BRUNSWICK COUNTY — The emergency services department of Brunswick County has been approved for a $12,000 grant to conduct a multi-agency tabletop exercise, to simulate an emergency situation.
County staff has recommended the board of commissioners approve an agreement with N.C. Department of Public Safety to obtain the grant funds at the board’s Feb. 21 meeting.
The funding would come from the Homeland Security Grants Program, according to the meeting agenda: “The exercise will be related to a large vessel fire on the Cape Fear River impacting both the waterway and surrounding communities.”
Brunswick County Emergency Services would spearhead the exercise, which would include actors at the state and federal level, too. The U.S. Coast Guard and Military Ocean Terminal Sunny Point are listed as participants.
The Homeland Security Grant Program, overseen by the Federal Emergency Management Agency, dolled out $415 million in the 2021 fiscal year.
“The Homeland Security Grant includes a suite of risk-based grants to assist state, local, tribal and territorial efforts in preventing, protecting against, mitigating, responding to and recovering from acts of terrorism and other threats,” according to FEMA’s website. “This grant provides grantees with the resources required for implementation of the National Preparedness System and working toward the National Preparedness Goal of a secure and resilient nation.”
Details about the planned exercise are limited, but the overview in the grant application stated the tabletop drill would “bring responding agencies necessary to respond to large commercial vessel that has run aground and on fire.”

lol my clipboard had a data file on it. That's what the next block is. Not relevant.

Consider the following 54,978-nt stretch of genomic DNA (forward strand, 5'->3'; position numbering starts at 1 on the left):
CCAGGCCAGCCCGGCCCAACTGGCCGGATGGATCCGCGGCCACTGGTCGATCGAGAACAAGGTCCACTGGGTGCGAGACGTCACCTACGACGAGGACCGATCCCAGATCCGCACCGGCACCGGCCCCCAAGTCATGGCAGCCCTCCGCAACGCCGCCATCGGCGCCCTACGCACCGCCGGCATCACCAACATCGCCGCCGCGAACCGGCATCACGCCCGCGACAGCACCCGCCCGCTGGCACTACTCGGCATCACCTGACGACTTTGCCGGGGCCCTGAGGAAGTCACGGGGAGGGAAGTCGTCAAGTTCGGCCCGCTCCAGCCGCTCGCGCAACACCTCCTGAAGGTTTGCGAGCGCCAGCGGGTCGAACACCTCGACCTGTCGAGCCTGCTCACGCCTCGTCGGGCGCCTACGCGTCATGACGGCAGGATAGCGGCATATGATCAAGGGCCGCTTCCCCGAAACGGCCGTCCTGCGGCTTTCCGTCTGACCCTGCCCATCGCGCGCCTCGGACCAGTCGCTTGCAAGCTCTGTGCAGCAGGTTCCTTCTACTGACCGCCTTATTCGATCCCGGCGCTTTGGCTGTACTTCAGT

The exercise itself would be conducted later this year between early October and the end of November, should the county commissioners approve the grant agreement.
Also on the agenda for Monday’s meeting, commissioners plan to contract with a financial advisor to manage issuing the third phase of a major bond. Voters in Brunswick County approved the issuance of $152 million in general obligation bonds in November 2016, in three phases, “to construct, improve and renovate school facilities.”
The third phase, $51.5 million, is planned for issuance this coming summer, but the financial advisor hired by the county in January has backed out of the arrangement, according to the meeting agenda.
Davenport Public Finance has agreed to provide the county the same financial services it planned to receive through the previous firm, at a cost of $30,000. The county manager is recommending the board of commissioners hire Davenport.
The board also plans to approve a one-year contract for audit services with the firm Martin Starnes & Associates, which has contracted with the town for seven years. The county’s health services wing has requested creating two “Temporary Communicable Disease Nurse” positions using state funds; the board is also expected to schedule a public hearing on Apr. 18 “to hear any comments or suggestions on the Public Housing Agency goals, objectives and policies.”
The board of commissioners will meet at the Brunswick County Government Complex, Monday, February 21, at 6 p.m.
Readers can scope out the full agenda here.
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